A driveway replacement is almost inevitable after many years of natural wear and tear that every home's driveway typically endure. Even if you rarely use your driveway, nature takes its toll, and severe weather damage can erode and destroy its essential components.
Consider the amount of weight that rests upon or passes over your driveway every day. Cars and larger vehicles can sit for days, weeks, months, and years impacting the surface. Driveway replacement costs and new driveway costs vary depending on materials and labor. But rest assured, we’ll dive into more on this below.
How Long Does a Driveway Last?
On average, you’ll have to consider doing an asphalt driveway replacement after approximately 20 years and a concrete driveway replacement after 25 years. If your driveway is nearing this age, repairing it isn’t as cost-effective as replacing it. Most older driveways will benefit from a replacement to add to the aesthetic appeal and value of a property.
Repairing vs. Replacing Your Driveway
For newer driveways, you have more options when it comes to repairing vs. replacing. When you’re looking into driveway replacement or repair, you may have questions like, ‘How much does a concrete driveway cost to repair?’ or ‘How much is a concrete driveway if I pour a new one?’ Some telltale signs your driveway is beyond repair and needs replacing include the following:
Multiple Visible Cracks
Multiple cracks are a sign that you need a driveway replacement. This issue is common on both concrete and asphalt surfaces. Over the years, gases and oils seep into the driveway surface and exacerbate existing cracks, causing rapid deterioration.
Potholes form when the ground under your driveway expands and contracts. This causes the surface material to weaken and pieces to fall inwards, causing large holes.
If your driveway drains water easily, it’s a sign that the materials are in good condition. However, if you have drainage issues, you need to consider a driveway replacement. Uneven, sloped driveways can cause water to collect in the middle or at the sides. The water can spill into your home’s foundation, causing irreversible and costly damage.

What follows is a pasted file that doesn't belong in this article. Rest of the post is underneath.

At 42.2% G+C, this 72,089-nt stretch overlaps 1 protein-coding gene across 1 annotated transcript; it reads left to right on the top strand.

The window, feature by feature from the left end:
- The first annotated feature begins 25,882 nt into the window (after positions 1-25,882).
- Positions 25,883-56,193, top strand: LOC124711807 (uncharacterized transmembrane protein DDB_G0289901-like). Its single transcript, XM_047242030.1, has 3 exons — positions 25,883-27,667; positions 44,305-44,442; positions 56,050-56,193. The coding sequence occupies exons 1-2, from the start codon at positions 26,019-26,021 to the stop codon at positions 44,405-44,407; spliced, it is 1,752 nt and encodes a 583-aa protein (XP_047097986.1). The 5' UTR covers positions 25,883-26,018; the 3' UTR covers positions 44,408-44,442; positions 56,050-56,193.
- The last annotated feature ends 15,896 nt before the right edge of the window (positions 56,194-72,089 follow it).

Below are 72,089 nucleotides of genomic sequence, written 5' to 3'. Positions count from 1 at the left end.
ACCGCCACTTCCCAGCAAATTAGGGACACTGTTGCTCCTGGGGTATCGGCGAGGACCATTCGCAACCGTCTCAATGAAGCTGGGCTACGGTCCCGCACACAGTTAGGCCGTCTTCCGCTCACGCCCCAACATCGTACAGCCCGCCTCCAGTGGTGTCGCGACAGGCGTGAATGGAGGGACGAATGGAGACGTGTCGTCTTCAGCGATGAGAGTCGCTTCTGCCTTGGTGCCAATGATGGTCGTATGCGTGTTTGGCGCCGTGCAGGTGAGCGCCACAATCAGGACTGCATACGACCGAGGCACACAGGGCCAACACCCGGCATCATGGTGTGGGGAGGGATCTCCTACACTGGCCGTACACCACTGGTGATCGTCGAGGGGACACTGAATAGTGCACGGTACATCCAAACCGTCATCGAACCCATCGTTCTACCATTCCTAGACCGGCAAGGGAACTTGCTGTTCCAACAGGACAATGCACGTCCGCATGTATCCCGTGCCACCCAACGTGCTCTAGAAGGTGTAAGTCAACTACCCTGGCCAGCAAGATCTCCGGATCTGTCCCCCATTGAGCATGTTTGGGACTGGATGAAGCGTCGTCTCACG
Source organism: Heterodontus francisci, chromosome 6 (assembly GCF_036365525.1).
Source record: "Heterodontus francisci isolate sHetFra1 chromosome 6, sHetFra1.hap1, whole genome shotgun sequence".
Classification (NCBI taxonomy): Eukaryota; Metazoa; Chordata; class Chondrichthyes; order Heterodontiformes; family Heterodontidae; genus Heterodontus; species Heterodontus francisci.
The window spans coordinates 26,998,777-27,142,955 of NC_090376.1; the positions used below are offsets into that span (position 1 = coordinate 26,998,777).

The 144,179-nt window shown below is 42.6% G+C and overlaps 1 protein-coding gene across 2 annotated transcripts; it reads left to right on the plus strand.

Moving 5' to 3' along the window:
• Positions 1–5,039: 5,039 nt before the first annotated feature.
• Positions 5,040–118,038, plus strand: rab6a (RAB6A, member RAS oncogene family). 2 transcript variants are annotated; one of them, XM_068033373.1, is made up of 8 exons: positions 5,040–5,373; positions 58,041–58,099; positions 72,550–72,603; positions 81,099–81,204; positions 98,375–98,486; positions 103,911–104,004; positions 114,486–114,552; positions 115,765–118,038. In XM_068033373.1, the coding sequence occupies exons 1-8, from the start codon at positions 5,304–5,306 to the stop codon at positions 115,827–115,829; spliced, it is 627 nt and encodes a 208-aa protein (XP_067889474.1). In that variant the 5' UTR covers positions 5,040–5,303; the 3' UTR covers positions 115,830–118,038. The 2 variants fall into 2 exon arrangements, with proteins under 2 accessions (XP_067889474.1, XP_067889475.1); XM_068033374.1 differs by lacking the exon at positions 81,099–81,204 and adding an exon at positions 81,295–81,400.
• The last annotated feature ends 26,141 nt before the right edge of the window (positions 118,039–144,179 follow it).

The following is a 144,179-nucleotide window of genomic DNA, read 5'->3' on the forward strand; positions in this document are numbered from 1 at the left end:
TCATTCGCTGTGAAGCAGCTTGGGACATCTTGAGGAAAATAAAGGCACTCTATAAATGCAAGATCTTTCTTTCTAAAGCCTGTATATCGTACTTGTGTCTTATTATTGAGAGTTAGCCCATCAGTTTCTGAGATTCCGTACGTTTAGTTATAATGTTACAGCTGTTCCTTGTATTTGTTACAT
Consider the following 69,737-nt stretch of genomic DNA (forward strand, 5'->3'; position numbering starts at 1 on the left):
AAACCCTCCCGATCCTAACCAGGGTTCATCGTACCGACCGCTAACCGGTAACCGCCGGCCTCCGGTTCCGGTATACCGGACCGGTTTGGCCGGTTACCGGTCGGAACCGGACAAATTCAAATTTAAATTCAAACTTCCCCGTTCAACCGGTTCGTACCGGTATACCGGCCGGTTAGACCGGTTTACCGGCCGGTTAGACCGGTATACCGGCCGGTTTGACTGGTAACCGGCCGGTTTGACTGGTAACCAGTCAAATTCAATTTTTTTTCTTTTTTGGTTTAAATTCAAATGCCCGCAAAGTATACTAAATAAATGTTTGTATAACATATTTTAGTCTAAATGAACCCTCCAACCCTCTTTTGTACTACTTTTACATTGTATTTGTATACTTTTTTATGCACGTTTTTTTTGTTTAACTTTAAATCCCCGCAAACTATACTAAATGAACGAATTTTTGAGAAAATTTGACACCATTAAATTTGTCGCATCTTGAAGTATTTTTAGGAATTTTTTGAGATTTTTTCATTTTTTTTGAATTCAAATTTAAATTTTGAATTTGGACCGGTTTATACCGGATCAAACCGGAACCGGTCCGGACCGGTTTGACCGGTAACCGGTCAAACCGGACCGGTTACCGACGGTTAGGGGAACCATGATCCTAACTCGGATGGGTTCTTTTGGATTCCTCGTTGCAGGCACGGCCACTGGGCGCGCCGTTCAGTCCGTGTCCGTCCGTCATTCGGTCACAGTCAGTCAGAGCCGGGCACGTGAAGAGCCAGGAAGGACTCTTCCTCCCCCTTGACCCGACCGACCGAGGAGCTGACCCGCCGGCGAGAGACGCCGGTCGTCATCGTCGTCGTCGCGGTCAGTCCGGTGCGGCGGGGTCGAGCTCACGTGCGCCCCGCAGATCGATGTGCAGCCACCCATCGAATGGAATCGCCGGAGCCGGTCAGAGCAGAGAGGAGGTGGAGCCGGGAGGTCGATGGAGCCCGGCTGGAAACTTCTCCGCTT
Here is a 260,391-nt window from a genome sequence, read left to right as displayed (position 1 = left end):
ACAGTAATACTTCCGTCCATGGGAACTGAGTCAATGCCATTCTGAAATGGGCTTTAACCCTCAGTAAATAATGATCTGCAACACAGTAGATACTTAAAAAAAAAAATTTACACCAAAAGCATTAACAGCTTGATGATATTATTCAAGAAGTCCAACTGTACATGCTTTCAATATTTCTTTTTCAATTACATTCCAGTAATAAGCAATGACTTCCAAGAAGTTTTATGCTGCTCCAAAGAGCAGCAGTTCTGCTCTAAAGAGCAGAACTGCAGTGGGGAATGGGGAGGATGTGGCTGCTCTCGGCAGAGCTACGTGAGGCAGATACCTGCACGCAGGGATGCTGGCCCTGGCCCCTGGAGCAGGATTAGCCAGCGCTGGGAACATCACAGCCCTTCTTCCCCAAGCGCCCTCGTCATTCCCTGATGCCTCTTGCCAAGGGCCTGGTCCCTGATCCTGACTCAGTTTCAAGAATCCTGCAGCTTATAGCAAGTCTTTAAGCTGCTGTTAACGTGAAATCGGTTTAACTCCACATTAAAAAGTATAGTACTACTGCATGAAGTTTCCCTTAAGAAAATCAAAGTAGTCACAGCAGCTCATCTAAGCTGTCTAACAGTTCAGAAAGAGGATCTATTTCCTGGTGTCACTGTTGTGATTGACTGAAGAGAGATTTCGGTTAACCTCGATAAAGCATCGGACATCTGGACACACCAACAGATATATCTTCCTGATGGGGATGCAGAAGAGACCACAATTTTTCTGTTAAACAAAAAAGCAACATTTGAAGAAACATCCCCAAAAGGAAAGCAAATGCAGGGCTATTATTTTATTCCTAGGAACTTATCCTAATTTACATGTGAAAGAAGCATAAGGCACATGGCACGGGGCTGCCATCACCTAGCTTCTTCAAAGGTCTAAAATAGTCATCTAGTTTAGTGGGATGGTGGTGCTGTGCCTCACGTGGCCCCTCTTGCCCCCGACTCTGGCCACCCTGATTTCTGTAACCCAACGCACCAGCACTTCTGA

Your driveway is continually exposed to wind, rain, and UV rays. These conditions can cause fading, discoloration, and damage. Sometimes, a sealant will suffice to repair the aesthetics and functionality of your driveway. However, if your driveway is old and weather-beaten, a driveway replacement may be your best bet.
Average Driveway Replacement Cost
The cost to replace a concrete driveway is $1,800–$6,000, or about $4–$15 per square foot, though keep in mind, your cost can vary greatly depending on where you live. The median concrete driveway cost in the U.S is about $3,000, or $6 per square foot. Driveway costs are also determined by factors such as decorative elements, sloping, added drainage, size, location, and removal of the existing surface.
Concrete vs. Asphalt
Concrete driveways, also commonly known as cement driveways, are durable and strong. Since they often require little maintenance. they’re incredibly popular, as concrete is an excellent building material.